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Neuron Structure and Function The neuron cell has all components of normal eukaryotic cells.

Neurons Meaning: Neurons, which are also called the nerve cell, are the structural and the functional units of the nerve cell in vertebrates and most invertebrates. They are independent, morphological, functional and trophic entities and develop from the neural plate of the ectoderm. They are different from glial cells in their ability to generate action potentials in the release of neurotransmitters which are neuroactive substances. Neurons are also polarised cells which receive information at certain locations on their plasma membrane and release neurotransmitters to other cells.  Neuron Definition A neuron could be defined as a greyish granular cell that is the fundamental unit of the nervous system and functions to transmit information to different parts of the body. Neuron Structure and Function The neuron cell has all components of normal eukaryotic cells. However, in addition to these components, there are five parts of a neuron which give it its form. A detailed discussion of  the entire neuron structure is given below. Neuron Parts and their Functions:

The axon hillock regulates and keeps an account of the total excitatory and inhibitory signals. If the total number of these signals exceeds a certain threshold, an action potential is triggered and an electrical signal will be transmitted down the axon away from the soma. In a normal resting state, a neuron possesses an internal polarisation of approximately -70mV. When a signal is received by a cell, it causes sodium ions to enter the cell and reduce the polarisation. When the axon hillock is depolarised to a certain threshold, an action potential will transmit the electrical signal down the axon to the synapses. It should be noted that the action potential is an all-or-nothing process i.e. the signals are not partially transmitted.

The gap at the end of the terminal button is called a synapse. Neurotransmitters carry the neural or electrical signal across the synapse to other neurons. When an electrical signal reaches the terminal buttons, neurotransmitters are released into the synaptic gap. The terminal buttons convert those electrical impulses into chemical signals. The neurotransmitters then cross the synapse where they are then received by other neurones. [Image will be Uploaded Soon] Neuron Diagram and Functions Neuron Function Neurons send electrical signals through action potentials which is a shift in neurons electrical potential caused by a flow of ions in and out of the neural membrane. Action potentials have the ability to  trigger both chemical and electrical synapses: Chemical Synapses: In this type of synapses, the action potential affects other neurons through a gap present neurons known as the synapse. After the action potential is generated it is carried along the axon to a presynaptic ending which triggers neurotransmitters. These chemical messengers then cross the synaptic cleft and bind to receptors in the post-synaptic ending of a dendrite. Electrical Synapses: Electrical synapses are observed when two neurones are connected via a gap junction which is much smaller than a synapse and includes ion channels which facilitate the direct transmission of a positive electrical signal. Due to this, electrical synapses are much faster than chemical synapses. Classification of Neurons There are three different types of neurons and they are discussed below: 3 Types of Neurons and Functions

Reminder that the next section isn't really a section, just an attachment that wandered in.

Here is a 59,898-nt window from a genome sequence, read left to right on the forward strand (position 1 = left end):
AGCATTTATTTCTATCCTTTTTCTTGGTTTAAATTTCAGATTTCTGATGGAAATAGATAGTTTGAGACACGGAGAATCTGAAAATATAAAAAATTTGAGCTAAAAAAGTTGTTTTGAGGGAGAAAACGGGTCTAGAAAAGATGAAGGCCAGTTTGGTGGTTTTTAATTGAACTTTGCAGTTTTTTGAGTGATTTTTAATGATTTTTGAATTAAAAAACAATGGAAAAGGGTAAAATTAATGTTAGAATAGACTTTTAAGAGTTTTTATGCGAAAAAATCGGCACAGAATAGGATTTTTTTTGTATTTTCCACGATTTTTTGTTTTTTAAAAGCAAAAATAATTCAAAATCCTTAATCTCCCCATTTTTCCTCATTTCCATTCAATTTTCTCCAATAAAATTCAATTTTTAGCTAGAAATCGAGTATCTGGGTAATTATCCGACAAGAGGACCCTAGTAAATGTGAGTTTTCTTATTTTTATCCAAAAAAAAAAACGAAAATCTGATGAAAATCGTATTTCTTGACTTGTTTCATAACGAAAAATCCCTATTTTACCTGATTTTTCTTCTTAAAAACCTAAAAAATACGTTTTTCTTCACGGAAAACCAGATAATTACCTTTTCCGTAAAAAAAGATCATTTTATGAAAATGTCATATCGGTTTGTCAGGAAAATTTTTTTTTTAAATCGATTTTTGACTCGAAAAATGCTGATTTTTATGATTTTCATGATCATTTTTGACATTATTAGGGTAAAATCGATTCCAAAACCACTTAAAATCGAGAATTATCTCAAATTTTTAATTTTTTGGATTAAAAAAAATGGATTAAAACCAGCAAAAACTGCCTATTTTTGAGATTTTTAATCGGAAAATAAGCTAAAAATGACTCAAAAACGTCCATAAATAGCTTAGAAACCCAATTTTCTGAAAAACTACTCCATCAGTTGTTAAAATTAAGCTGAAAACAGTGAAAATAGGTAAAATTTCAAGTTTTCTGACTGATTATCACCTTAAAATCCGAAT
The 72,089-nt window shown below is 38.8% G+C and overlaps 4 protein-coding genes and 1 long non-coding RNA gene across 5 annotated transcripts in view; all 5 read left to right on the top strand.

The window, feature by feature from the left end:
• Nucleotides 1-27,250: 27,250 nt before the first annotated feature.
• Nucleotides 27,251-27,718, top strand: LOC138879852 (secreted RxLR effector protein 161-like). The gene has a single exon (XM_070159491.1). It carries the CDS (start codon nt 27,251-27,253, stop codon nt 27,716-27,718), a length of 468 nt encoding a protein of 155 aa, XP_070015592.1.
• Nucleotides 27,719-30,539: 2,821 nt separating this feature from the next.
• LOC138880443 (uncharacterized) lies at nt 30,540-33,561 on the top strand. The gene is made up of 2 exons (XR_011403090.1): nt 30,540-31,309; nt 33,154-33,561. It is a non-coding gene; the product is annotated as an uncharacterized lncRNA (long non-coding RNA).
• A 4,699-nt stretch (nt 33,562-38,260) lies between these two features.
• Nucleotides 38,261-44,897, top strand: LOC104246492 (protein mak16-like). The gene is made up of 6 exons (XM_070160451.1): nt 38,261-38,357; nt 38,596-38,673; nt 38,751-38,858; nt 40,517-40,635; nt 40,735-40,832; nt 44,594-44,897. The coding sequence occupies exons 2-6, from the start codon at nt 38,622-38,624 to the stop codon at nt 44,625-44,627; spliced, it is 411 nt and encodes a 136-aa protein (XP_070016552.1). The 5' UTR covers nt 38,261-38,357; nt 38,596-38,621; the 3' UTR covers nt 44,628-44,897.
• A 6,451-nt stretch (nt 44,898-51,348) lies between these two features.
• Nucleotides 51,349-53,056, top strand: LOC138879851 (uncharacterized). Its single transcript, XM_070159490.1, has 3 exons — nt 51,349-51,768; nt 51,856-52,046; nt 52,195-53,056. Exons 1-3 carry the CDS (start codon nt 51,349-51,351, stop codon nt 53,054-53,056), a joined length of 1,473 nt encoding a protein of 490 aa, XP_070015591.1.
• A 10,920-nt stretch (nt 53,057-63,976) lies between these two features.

Q1: Give the Classification of Neurons Based on Polarity. Ans: Based on polarity and the number of axons and dendrites, neurons can be:

[Image will be Uploaded Soon] Q2: What are Interneurons and What is their Function? Ans: Interneurons can be referred to as neural intermediaries which are found in the brain and the spinal cord. They pass sensory signals from sensory neurons and other interneurons to motor neurons and other interneurons. Also, they often form complex circuits that help you to react to external stimuli. For example, when you touch something very cold, sensory neurons in your fingertips send a neural signal to interneurons in your spinal cord. Some interneurons transmit this signal to the motor neurons in the hand, which makes humans move their hand away. Q3: Where is Neuron Present in the Body? Ans: In vertebrates, the majority of neurons are located in the central nervous system. However some of them reside in peripheral ganglia, and many sensory neurons are located in sensory organs such as the retina and cochlea. Q4: Describe the Structure and Function of a Neuron? Ans: Please have a look at the neuron structure and function section.

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